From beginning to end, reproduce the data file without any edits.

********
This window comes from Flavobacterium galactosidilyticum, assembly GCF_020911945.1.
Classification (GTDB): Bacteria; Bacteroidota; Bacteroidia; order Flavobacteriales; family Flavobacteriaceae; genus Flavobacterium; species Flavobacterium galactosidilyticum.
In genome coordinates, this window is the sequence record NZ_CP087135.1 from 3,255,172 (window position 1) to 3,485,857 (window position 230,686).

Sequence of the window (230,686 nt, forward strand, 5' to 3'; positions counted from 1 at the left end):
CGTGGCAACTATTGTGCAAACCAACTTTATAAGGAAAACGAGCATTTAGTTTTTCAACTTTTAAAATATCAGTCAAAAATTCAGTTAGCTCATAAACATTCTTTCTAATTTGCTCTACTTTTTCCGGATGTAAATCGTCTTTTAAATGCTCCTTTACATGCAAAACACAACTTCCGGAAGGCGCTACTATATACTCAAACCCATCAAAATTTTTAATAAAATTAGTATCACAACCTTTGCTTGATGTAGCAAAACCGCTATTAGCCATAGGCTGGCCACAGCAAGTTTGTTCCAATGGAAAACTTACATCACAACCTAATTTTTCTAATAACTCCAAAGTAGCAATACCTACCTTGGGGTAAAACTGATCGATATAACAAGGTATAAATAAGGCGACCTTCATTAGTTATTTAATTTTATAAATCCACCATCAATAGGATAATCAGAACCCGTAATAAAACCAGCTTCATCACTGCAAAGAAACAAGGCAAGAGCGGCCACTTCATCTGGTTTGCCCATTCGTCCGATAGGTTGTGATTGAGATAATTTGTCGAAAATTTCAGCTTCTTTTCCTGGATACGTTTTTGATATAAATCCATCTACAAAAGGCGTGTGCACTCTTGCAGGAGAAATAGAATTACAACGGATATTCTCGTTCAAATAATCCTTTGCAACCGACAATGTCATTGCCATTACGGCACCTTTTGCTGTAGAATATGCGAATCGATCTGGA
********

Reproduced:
This window comes from Flavobacterium galactosidilyticum, assembly GCF_020911945.1.
Classification (GTDB): Bacteria; Bacteroidota; Bacteroidia; order Flavobacteriales; family Flavobacteriaceae; genus Flavobacterium; species Flavobacterium galactosidilyticum.
In genome coordinates, this window is the sequence record NZ_CP087135.1 from 3,255,172 (window position 1) to 3,485,857 (window position 230,686).

Sequence of the window (230,686 nt, forward strand, 5' to 3'; positions counted from 1 at the left end):
CGTGGCAACTATTGTGCAAACCAACTTTATAAGGAAAACGAGCATTTAGTTTTTCAACTTTTAAAATATCAGTCAAAAATTCAGTTAGCTCATAAACATTCTTTCTAATTTGCTCTACTTTTTCCGGATGTAAATCGTCTTTTAAATGCTCCTTTACATGCAAAACACAACTTCCGGAAGGCGCTACTATATACTCAAACCCATCAAAATTTTTAATAAAATTAGTATCACAACCTTTGCTTGATGTAGCAAAACCGCTATTAGCCATAGGCTGGCCACAGCAAGTTTGTTCCAATGGAAAACTTACATCACAACCTAATTTTTCTAATAACTCCAAAGTAGCAATACCTACCTTGGGGTAAAACTGATCGATATAACAAGGTATAAATAAGGCGACCTTCATTAGTTATTTAATTTTATAAATCCACCATCAATAGGATAATCAGAACCCGTAATAAAACCAGCTTCATCACTGCAAAGAAACAAGGCAAGAGCGGCCACTTCATCTGGTTTGCCCATTCGTCCGATAGGTTGTGATTGAGATAATTTGTCGAAAATTTCAGCTTCTTTTCCTGGATACGTTTTTGATATAAATCCATCTACAAAAGGCGTGTGCACTCTTGCAGGAGAAATAGAATTACAACGGATATTCTCGTTCAAATAATCCTTTGCAACCGACAATGTCATTGCCATTACGGCACCTTTTGCTGTAGAATATGCGAATCGATCTGGA